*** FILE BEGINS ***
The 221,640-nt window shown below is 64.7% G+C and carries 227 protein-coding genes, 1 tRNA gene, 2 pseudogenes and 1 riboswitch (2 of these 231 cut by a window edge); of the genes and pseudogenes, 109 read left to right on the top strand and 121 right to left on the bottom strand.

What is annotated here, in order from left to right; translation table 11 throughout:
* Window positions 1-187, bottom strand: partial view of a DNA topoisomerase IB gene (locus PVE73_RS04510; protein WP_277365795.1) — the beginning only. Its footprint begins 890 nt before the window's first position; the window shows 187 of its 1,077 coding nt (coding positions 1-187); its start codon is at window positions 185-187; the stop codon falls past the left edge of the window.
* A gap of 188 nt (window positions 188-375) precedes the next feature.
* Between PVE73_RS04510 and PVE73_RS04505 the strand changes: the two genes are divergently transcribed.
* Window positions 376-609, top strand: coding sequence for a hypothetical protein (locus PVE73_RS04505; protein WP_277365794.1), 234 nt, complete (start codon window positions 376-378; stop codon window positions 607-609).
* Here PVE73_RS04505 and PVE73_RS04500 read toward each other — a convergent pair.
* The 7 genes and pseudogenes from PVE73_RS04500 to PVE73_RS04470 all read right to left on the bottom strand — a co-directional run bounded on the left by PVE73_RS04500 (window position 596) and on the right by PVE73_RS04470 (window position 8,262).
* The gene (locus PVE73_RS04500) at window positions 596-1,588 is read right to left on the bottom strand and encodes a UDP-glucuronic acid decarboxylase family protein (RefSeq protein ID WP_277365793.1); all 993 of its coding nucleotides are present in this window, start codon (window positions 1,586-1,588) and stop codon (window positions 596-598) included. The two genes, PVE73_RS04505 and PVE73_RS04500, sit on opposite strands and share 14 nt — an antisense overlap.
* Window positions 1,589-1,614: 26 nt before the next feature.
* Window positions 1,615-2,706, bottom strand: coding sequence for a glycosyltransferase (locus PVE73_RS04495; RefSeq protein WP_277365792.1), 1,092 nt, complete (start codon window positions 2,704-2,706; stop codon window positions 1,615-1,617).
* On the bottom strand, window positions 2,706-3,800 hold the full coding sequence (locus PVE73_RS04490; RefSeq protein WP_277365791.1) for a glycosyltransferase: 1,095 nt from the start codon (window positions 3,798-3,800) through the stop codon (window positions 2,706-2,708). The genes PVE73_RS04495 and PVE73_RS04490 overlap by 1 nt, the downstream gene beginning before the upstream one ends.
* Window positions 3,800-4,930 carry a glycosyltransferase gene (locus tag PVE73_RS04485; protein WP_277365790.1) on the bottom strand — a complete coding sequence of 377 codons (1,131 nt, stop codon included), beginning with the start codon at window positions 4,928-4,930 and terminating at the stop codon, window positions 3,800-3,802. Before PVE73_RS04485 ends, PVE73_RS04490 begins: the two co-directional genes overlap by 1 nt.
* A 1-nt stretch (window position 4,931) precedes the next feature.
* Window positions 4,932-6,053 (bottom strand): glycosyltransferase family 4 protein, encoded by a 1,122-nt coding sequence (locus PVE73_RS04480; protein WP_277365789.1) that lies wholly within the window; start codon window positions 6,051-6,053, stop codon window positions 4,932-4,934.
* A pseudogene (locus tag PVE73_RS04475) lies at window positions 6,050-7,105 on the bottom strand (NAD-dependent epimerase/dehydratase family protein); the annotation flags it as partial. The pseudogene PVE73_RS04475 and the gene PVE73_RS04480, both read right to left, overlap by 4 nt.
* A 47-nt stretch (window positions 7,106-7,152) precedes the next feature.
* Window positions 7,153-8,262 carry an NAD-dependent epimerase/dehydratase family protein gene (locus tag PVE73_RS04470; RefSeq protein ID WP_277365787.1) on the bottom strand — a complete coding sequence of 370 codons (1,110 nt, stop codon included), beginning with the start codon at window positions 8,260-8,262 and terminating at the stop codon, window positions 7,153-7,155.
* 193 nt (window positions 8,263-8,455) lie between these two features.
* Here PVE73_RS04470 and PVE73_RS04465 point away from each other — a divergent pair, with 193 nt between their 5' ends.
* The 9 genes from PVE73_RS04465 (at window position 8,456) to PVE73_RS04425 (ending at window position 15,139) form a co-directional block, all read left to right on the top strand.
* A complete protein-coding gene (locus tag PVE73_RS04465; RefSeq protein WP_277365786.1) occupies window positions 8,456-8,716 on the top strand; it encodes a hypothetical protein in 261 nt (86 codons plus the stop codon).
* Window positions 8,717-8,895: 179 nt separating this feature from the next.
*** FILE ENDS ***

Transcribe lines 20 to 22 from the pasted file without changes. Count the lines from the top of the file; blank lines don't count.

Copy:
* Here PVE73_RS04470 and PVE73_RS04465 point away from each other — a divergent pair, with 193 nt between their 5' ends.
* The 9 genes from PVE73_RS04465 (at window position 8,456) to PVE73_RS04425 (ending at window position 15,139) form a co-directional block, all read left to right on the top strand.
* A complete protein-coding gene (locus tag PVE73_RS04465; RefSeq protein WP_277365786.1) occupies window positions 8,456-8,716 on the top strand; it encodes a hypothetical protein in 261 nt (86 codons plus the stop codon).